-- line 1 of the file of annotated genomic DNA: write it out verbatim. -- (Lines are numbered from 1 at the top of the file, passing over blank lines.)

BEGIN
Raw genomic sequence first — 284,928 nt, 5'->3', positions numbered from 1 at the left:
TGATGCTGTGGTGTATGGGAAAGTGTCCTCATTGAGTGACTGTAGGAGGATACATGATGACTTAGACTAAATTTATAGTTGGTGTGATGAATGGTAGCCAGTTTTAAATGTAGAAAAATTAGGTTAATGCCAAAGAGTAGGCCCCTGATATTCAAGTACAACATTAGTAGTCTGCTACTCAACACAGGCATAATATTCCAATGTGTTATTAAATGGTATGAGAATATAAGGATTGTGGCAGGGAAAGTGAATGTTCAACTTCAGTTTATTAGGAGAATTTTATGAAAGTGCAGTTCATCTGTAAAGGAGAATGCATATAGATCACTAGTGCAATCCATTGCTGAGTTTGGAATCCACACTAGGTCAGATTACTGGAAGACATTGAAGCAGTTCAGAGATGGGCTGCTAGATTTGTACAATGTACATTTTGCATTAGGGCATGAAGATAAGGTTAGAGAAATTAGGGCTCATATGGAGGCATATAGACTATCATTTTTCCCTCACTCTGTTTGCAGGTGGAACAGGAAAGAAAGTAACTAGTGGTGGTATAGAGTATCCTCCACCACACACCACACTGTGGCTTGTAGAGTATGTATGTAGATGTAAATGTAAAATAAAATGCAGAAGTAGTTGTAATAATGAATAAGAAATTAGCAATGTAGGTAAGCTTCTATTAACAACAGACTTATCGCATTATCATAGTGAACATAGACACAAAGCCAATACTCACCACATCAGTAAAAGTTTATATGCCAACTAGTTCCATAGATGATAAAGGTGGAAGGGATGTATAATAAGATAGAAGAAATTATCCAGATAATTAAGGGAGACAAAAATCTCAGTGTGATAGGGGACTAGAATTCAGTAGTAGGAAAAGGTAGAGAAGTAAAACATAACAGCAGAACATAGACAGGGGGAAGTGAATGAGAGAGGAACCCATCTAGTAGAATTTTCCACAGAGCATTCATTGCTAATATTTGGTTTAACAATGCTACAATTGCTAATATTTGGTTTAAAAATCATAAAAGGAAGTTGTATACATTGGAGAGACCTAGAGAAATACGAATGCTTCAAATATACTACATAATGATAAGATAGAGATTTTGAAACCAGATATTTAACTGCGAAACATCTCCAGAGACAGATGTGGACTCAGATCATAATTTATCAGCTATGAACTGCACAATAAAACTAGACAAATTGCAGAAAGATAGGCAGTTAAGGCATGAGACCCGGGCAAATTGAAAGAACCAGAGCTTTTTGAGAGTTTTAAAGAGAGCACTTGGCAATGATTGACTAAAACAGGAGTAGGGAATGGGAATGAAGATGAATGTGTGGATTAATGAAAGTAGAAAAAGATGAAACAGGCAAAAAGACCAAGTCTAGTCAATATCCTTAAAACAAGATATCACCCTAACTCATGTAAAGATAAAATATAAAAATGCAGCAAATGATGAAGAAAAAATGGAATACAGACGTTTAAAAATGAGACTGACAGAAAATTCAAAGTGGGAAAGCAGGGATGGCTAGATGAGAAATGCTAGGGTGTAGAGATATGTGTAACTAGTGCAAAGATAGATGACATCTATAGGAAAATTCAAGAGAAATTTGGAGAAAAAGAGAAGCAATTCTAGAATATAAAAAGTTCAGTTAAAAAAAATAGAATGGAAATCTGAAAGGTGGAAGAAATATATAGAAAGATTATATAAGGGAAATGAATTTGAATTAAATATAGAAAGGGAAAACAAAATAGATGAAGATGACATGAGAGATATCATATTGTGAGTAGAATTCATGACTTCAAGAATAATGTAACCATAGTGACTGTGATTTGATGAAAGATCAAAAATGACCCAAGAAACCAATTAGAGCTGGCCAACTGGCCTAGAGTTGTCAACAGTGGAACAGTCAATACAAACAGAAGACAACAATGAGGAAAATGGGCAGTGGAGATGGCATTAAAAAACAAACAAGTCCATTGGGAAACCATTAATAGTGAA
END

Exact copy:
Raw genomic sequence first — 284,928 nt, 5'->3', positions numbered from 1 at the left: